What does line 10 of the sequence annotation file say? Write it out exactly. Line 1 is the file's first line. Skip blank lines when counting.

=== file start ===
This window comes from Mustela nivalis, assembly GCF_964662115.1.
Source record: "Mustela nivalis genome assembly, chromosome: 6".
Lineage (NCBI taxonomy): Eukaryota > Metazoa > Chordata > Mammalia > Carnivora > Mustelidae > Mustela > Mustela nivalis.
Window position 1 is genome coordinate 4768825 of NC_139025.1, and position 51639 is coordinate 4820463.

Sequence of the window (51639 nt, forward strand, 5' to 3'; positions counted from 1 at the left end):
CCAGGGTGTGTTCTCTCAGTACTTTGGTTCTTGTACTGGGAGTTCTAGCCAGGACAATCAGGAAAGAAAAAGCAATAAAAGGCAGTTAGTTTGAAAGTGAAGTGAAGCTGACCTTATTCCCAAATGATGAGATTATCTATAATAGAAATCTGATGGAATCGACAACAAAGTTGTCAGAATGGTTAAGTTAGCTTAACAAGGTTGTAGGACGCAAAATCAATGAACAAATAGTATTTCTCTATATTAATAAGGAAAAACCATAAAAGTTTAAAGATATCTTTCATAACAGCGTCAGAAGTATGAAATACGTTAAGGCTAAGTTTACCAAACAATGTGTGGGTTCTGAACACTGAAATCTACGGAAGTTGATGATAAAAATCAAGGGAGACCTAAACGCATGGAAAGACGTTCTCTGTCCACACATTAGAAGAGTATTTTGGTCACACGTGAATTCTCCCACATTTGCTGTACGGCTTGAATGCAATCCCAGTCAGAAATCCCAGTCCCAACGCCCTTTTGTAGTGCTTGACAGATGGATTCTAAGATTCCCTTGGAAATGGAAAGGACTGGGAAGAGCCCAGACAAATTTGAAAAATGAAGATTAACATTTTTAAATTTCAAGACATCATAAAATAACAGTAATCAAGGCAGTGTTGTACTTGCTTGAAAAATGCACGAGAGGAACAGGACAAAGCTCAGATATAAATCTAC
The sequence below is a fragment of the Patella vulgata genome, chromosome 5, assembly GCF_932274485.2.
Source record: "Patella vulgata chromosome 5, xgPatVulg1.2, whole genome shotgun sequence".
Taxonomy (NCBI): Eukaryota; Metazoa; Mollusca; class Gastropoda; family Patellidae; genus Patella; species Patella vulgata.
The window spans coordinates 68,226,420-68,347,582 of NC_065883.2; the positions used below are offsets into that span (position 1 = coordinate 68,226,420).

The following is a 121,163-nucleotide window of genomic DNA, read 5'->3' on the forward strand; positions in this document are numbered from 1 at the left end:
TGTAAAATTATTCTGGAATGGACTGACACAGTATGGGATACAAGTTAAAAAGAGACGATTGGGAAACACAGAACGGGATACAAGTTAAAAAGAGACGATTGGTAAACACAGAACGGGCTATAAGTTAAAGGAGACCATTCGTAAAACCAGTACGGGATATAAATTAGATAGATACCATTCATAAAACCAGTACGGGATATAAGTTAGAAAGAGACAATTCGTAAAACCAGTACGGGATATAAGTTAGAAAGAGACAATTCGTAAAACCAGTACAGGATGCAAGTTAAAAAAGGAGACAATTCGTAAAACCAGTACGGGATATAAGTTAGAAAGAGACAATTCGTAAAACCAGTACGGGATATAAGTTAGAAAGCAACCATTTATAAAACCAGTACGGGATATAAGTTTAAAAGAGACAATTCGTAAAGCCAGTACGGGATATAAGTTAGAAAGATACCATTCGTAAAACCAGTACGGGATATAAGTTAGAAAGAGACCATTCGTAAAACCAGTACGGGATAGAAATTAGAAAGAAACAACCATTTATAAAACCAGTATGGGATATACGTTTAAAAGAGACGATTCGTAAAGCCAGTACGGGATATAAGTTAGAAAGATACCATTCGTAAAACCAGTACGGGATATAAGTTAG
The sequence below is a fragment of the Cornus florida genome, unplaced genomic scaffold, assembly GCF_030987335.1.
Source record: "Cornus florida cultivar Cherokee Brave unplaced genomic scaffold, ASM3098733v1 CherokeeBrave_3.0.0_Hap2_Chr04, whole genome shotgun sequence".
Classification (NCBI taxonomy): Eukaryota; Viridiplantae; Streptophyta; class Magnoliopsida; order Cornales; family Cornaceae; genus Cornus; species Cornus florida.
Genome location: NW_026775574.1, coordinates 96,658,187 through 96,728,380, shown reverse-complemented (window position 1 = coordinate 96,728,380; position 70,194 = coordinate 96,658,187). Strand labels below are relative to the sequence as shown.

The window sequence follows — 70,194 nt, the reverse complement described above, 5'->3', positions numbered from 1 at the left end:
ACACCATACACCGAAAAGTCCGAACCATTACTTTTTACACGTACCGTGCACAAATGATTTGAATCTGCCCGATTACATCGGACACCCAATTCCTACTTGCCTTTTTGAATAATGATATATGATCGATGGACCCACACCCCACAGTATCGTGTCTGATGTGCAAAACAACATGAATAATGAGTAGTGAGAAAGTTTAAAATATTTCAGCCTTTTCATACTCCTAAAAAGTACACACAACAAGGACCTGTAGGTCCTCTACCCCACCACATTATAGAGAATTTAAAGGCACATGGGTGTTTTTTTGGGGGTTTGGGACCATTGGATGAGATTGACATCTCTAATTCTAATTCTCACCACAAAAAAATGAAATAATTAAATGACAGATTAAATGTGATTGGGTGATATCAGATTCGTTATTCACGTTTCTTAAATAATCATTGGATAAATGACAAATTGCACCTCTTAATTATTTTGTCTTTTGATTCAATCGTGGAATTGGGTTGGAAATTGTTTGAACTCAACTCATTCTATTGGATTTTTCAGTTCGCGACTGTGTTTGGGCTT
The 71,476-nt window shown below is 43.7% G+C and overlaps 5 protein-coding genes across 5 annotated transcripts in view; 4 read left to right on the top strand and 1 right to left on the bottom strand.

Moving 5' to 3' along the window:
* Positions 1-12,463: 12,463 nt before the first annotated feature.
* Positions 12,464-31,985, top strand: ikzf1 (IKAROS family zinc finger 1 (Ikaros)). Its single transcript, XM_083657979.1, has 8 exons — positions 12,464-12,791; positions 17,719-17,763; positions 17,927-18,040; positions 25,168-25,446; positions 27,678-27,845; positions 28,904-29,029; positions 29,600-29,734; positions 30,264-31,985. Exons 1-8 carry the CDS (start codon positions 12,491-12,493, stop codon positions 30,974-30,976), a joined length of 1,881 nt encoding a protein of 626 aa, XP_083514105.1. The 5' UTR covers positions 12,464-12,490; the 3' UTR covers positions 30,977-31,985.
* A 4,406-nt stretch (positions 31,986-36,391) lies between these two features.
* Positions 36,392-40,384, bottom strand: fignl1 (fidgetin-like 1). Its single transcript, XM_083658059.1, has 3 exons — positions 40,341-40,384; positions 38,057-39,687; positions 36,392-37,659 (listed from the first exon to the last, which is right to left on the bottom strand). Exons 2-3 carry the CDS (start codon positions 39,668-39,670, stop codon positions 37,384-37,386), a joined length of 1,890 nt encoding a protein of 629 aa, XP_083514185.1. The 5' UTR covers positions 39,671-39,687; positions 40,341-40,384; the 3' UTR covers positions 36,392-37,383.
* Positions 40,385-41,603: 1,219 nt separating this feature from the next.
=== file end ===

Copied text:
The window spans coordinates 68,226,420-68,347,582 of NC_065883.2; the positions used below are offsets into that span (position 1 = coordinate 68,226,420).